Saturday, June 20, 2009

Police raid film makers home



At approximately 8.30am on Tuesday 2nd June, Sussex cops arrived at
the home of Paul Light, now revealed as one of the SchMOVIES
collective. (For anyone thinking that SchNEWS was still stuck in the
Dark Ages with just a scrappy sheet of A4, we've moved right
into the twentieth century and have our own slightly estranged
film-making department.) Paul's arrest has wide ranging
implications for anyone who reports on controversial issues.?

When the cops came round Paul was getting his ten-year old son ready
for school. He was immediately arrested on suspicion of being involved
in the 'decommissioning' of the EDO ITT weapons factory in
January. The actual charge was 'conspiracy to
commit criminal damage'.

This vague charge was enough for the police to launch into a
full-blown fishing expedition.'The only evidence they [Sussex
police] have is that someone phoned me, asking if I wanted to film the
police response,'

Paul told SchNEWS, 'I said I couldn't because I had my son and his friend sleeping over that night. That was the end of it as far as I was concerned. As a film
maker I frequently get phone calls about possible incidents to film
- this was one shoot I couldn't and didn't make.'

Paul was held and questioned for eight hours and his home was raided.
The police took Paul's son to school in a police car, where he
burst into tears due to the stress. His father was released on bail
and is awaiting the outcome of the arrest.

Police took every item that could possibly be used for data storage
as evidence, including cameras, computers, external hard drives,
software, mobile phones, personal accounts, diaries and even his music
collection.'Put bluntly they have concocted this arrest to see
what material I have,' said Paul, who regularly films at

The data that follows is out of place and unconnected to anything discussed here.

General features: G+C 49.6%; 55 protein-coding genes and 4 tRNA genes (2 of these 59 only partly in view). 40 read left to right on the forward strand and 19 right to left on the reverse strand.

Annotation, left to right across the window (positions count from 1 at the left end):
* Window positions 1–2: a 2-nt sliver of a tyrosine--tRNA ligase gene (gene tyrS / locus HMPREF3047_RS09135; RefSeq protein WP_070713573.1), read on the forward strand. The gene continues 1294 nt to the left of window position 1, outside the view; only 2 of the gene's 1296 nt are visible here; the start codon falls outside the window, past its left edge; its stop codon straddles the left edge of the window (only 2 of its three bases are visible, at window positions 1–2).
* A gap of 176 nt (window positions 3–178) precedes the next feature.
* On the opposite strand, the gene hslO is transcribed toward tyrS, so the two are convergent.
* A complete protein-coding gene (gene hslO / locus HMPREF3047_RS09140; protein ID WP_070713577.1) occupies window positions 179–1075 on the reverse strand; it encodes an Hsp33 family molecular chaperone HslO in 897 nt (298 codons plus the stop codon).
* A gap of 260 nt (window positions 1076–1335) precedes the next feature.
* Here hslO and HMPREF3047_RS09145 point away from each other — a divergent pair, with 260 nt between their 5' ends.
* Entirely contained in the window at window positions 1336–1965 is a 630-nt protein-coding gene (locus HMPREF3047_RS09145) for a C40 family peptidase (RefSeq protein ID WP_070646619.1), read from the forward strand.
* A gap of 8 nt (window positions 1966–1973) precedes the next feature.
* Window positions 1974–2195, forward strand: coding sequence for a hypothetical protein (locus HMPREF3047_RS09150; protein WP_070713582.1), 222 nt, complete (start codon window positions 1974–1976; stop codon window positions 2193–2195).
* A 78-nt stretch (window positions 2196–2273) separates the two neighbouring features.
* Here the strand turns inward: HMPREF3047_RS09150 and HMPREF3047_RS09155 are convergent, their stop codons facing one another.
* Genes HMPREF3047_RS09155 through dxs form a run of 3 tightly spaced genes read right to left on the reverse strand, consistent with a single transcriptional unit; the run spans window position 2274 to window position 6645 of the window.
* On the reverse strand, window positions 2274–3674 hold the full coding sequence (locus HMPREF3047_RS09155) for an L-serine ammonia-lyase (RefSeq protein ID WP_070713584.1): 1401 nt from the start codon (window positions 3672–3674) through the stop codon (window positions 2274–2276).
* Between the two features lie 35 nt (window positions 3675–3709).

protests and demonstrations.

Police have recently attempted to use a film credited to SchMOVIES as
evidence in court. The film 'Batons and Bombs' documents events at last year's Carnival Against the Arms Trade and was downloaded from the web by cops. They were
refused its use as evidence in court on the grounds that the film was
edited and they did not possess the original footage. The Crown
Prosecution Service are currently appealing that decision via judicial
review. The discovery of the original footage would greatly strengthen
their hand.

'The raid has effectively shut me down and I am no longer able
to make films,' said Paul. 'Film work is my livelihood, so
effectively they have put me on the dole.' Paul makes films
about many different campaigns and issues, and the arrest and raid has
been a major setback in his ability to earn a living.'They have
left me with nothing,' he said, 'I have three commissions
in production at the moment and I have had to phone people up and tell
them the news - that their films will have to be postponed

* See

* SchMOVIES is not new to controversy. The release of the 2008 film 'On The Verge'
(, a documentary about the Smash EDO campaign was met with bans across the UK by various police forces, claiming the film would need certification to be publicly viewed.

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